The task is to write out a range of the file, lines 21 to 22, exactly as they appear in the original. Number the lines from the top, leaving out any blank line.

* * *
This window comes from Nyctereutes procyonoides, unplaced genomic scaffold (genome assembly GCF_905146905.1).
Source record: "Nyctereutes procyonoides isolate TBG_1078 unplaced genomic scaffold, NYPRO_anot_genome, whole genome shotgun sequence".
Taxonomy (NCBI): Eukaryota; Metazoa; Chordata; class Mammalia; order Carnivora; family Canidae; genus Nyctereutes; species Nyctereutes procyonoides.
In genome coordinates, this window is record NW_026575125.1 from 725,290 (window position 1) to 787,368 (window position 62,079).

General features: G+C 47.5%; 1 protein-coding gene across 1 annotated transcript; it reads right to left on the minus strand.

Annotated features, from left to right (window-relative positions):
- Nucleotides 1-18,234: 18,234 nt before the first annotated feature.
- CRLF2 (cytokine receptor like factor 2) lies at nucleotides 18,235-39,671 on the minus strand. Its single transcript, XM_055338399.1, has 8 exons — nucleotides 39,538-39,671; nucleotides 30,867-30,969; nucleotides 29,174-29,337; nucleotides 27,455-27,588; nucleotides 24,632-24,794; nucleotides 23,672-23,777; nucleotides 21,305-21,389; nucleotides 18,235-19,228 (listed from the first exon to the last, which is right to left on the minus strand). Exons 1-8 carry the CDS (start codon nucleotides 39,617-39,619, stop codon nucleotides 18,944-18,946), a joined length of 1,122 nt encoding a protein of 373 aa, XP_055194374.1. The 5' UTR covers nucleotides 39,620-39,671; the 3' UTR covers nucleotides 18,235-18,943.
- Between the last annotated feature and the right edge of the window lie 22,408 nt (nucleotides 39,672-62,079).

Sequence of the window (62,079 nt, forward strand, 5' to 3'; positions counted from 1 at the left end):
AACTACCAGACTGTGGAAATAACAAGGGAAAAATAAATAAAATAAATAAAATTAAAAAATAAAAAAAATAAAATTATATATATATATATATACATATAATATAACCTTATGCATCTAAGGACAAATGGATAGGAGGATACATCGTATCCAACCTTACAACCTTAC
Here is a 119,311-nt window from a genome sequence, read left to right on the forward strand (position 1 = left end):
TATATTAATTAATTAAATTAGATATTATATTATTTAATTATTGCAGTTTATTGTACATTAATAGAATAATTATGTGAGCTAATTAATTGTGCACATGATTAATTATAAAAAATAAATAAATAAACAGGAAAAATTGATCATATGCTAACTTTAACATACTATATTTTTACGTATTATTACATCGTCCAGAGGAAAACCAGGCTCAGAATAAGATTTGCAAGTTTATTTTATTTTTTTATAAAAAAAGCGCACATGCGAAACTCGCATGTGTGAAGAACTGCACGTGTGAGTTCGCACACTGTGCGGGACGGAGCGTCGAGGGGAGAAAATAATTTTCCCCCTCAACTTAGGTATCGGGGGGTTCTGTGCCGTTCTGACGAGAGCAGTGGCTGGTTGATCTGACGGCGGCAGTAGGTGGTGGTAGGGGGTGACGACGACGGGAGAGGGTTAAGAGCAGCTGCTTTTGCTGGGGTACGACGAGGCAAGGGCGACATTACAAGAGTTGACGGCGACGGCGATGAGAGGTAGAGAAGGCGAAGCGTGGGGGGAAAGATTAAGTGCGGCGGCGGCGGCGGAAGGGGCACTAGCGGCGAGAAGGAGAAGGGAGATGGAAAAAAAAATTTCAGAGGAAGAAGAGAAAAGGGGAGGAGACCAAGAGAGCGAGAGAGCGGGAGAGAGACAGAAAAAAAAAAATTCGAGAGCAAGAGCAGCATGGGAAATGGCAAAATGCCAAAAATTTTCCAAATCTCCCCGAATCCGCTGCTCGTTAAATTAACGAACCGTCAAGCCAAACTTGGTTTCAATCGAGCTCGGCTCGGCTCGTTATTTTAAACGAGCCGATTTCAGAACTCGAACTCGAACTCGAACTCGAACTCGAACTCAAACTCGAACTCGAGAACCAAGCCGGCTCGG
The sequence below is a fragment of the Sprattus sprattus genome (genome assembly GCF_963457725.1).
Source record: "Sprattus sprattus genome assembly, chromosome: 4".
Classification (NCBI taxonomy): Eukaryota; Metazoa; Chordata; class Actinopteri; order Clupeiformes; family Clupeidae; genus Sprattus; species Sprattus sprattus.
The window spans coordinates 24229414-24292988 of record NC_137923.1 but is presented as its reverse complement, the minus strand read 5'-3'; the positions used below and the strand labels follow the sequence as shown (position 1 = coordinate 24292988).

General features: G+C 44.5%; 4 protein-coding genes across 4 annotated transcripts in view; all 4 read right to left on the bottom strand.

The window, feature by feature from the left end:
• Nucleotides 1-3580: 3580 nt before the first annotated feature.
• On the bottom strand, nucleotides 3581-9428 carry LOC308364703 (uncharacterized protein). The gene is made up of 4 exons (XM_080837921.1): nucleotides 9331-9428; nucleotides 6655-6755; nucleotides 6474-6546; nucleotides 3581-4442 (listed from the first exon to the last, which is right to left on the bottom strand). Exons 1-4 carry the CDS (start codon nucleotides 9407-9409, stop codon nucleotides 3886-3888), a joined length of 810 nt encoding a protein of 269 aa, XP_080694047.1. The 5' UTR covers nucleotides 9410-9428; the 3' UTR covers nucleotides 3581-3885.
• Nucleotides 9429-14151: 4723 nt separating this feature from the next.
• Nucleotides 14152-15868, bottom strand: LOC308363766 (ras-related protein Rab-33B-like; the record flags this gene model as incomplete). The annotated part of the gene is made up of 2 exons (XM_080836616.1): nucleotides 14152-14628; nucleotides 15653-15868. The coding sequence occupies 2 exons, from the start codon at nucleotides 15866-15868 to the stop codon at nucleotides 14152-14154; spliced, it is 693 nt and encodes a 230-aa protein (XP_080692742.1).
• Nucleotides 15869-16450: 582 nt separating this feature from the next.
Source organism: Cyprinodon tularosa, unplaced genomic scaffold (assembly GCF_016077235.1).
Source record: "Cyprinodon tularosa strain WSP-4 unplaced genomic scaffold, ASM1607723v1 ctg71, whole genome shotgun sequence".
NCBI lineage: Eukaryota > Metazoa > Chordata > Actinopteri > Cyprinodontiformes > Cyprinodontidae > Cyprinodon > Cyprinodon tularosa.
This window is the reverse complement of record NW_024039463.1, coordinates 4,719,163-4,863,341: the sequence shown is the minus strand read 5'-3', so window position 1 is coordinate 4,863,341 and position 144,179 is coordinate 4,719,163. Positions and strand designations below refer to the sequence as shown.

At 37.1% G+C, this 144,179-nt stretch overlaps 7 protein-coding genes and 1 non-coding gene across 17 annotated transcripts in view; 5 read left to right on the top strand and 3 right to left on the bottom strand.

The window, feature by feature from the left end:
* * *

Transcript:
• On the bottom strand, nucleotides 3581-9428 carry LOC308364703 (uncharacterized protein). The gene is made up of 4 exons (XM_080837921.1): nucleotides 9331-9428; nucleotides 6655-6755; nucleotides 6474-6546; nucleotides 3581-4442 (listed from the first exon to the last, which is right to left on the bottom strand). Exons 1-4 carry the CDS (start codon nucleotides 9407-9409, stop codon nucleotides 3886-3888), a joined length of 810 nt encoding a protein of 269 aa, XP_080694047.1. The 5' UTR covers nucleotides 9410-9428; the 3' UTR covers nucleotides 3581-3885.
• Nucleotides 9429-14151: 4723 nt separating this feature from the next.